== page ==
GOP Senate contest heats up in Arizona
In 1994, when first running for Congress, J.D. Hayworth, who today is 51 and trying to wrest from John McCain, 73, the Arizona Republican Party's Senate nomination, went jogging in Washington wearing a T-shirt given to him by some Arizona loggers. Federal solicitude for the supposedly endangered spotted owl was bedeviling the timber industry, and Hayworth's shirt read: "If two teenagers can procreate in the back seat of a Volkswagen, why does a spotted owl need 2,000 acres?" Hayworth's jog intersected President Bill Clinton's, so Hayworth subsequently told the loggers he had "run your message past the president." Hayworth's middle name is not Nuance.
Washed into Washington by the 1994 Republican wave, he was washed out in 2006 by a Democratic wave. Born in North Carolina, he is a burly former football player for North Carolina State. Having been a television sportscaster here before entering politics, Hayworth bounced from defeat to a talk radio station. There he put his flair for rhetorical fireworks in the service of his favorite causes, two of which are stopping illegal immigration and deploring the insufficiencies of McCain's conservatism. Those insufficiencies include, Hayworth says, opposition to the Bush tax cuts, and support for bailouts and for what Hayworth characterizes as "amnesty" for illegal immigrants.
McCain, who has a flair for umbrage, felt some about another Hayworth cause -- a possible Hayworth Senate candidacy. So McCain, whose pugnacity is part of his charm, for those who are charmed, went after Hayworth with tactics that reminded other people why they are not charmed. The co-author of the McCain-Feingold restrictions on political speech asked the Federal Election Commission to silence Hayworth.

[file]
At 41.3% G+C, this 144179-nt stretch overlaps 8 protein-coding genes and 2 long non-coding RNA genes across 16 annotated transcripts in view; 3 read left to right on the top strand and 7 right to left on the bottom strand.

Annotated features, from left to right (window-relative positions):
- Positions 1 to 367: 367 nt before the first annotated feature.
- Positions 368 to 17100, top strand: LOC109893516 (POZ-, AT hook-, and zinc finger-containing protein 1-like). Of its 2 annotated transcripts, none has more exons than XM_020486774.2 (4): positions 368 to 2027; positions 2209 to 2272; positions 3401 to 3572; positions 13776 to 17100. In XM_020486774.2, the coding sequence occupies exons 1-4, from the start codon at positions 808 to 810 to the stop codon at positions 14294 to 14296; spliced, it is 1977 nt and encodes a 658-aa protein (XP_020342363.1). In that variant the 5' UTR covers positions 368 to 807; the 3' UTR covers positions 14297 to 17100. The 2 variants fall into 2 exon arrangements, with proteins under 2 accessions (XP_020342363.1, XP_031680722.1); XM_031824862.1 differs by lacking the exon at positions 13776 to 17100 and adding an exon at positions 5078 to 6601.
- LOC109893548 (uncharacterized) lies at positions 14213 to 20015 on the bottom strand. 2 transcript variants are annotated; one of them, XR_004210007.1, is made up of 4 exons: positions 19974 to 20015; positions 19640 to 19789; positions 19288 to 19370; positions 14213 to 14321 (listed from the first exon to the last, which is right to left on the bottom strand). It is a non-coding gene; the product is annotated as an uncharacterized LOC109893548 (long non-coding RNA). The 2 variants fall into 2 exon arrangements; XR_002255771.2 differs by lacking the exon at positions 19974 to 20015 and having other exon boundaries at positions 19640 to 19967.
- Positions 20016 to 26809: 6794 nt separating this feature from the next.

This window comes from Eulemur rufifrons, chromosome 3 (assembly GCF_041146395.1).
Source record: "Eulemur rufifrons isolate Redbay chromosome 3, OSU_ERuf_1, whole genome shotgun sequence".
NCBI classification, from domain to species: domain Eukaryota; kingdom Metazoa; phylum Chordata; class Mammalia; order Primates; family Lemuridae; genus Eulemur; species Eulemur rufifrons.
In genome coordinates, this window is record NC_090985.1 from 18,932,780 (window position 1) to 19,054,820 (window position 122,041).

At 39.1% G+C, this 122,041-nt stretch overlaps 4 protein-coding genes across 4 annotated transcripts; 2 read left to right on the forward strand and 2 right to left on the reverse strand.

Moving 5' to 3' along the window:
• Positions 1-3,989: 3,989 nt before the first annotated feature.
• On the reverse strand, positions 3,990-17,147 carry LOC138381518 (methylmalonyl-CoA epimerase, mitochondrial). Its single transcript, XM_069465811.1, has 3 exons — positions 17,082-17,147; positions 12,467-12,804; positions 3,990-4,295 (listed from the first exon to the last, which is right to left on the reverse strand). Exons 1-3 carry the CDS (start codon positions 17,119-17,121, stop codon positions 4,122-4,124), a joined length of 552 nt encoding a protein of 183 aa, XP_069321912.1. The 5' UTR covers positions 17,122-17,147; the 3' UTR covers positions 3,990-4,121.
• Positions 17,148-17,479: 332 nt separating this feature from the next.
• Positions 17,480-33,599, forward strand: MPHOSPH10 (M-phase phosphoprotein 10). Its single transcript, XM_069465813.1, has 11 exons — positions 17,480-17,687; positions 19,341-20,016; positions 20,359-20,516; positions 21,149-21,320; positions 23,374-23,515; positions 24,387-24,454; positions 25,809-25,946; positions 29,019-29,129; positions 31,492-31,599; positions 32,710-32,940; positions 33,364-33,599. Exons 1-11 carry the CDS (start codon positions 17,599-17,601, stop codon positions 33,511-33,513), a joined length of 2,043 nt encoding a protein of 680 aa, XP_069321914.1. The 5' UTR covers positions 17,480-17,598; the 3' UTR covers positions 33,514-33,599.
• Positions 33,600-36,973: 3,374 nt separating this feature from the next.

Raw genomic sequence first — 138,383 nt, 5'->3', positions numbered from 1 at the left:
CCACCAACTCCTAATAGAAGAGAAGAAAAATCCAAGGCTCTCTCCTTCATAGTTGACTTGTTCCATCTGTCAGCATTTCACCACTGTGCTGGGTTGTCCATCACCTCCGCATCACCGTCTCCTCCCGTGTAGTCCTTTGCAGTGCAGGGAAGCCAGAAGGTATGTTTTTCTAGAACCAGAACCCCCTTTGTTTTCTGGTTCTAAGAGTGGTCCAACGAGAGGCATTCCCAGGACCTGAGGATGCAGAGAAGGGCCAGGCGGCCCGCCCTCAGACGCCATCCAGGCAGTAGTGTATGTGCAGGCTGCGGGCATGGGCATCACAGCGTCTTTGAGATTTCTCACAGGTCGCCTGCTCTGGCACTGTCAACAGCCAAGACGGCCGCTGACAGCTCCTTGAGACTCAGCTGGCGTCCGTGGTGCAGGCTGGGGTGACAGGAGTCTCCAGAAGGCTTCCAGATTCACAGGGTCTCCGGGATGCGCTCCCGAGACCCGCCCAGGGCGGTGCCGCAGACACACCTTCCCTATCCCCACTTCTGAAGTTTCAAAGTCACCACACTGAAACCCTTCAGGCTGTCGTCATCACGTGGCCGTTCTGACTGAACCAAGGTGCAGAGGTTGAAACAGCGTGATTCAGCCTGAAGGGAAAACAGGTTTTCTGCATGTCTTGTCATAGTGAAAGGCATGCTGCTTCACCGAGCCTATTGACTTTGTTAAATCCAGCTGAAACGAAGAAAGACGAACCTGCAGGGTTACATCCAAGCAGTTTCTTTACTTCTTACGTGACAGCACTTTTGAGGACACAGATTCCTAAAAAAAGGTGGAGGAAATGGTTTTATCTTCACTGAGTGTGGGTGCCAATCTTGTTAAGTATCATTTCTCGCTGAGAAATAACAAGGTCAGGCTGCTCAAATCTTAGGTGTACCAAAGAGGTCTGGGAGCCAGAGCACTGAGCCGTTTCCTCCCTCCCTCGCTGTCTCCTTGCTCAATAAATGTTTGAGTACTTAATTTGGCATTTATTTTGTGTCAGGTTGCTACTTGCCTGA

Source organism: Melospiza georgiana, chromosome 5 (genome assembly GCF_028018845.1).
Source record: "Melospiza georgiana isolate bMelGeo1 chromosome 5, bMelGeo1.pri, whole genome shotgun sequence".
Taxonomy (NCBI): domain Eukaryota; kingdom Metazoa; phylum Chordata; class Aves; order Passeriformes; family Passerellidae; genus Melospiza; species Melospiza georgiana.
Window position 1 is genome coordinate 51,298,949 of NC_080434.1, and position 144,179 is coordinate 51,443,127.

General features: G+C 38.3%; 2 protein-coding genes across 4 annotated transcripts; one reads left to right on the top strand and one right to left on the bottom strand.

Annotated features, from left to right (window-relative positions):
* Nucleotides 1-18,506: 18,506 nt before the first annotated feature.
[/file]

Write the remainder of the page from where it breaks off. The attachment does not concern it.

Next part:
Although Hayworth was not yet a candidate, McCain argued that he was receiving from the radio station's owner an illegal "corporate in-kind contribution" of "as much as" $540,000 a week, a figure concocted by pricing Hayworth's 15 hours per week at the rate advertisers would pay for 1,800 30-second spots. Hayworth spared his station the litigation costs by becoming a candidate.
Hayworth and McCain, who is seeking a fifth term, will gnaw on each other until the August primary, the rules of which are still unclear. Usually, primary turnouts are low, but this shootout will be unusually enticing. Republican primaries have been open to unaffiliated voters, but in January, when Hayworth's candidacy was still embryonic, the state party opted for a closed primary, on the sound principle that party members -- there are 1.12 million registered -- should pick those who represent the party. The U.S. Supreme Court has held that the First Amendment guarantee of freedom of association, which "plainly presupposes a freedom not to associate," broadly protects parties' rights to define their identities by controlling their nominating processes.
McCain understandably wants the primary open to non-Republicans: A closed primary would favor Hayworth, many of whose supporters are the sort of high-octane conservatives who will vote in an Arizona August. Two of conservatism's current pinups -- Sarah Palin, on whom McCain conferred celebrity, and Massachusetts Sen. Scott Brown -- have campaigned here for McCain. On the other hand, Dick Armey, who is as close as the Tea Party movement has to a leader, denies reports that he has endorsed McCain. Arizona Rep. Jeff Flake, perhaps Congress's foremost foe of earmarks, faults Hayworth as insufficiently frugal. Hayworth endorsed and McCain opposed George W. Bush's unfunded $395 billion prescription-drug entitlement. Hayworth is supported by Joe Arpaio, Maricopa County's showboating sheriff, a scourge of illegal immigrants.
Some Arizona and national Republicans worry that nominating Hayworth would exacerbate the party's problems with Hispanics, the nation's largest and fastest-growing minority. Barack Obama won 75 percent of the immigrant Latino vote in 2008. Hayworth counters, "Beware the myth of the monolith." He says "some of my most passionate support" comes from Hispanics offended by illegal immigrants.
Voters incandescent about illegal immigration might be numerous enough to decide a primary. Some seasoned Arizona Republicans say, however, that such immigration has slowed with America's economy. And they say the issue has lost some saliency here, and Arizona's economy has suffered, as some Hispanics have moved to more hospitable states. Furthermore, Hayworth might not understand Arizona's complex relationship to its centuries-old Hispanic dimension.
Democrats, having assumed that McCain will be nominated, have not groomed a top-tier opponent for him. They probably will find one if they think Hayworth can be nominated. As for the McCain-Hayworth contest, a wise Arizona Republican officeholder who is too prudent to abandon anonymity says each combustible candidate "has it in his power to lose."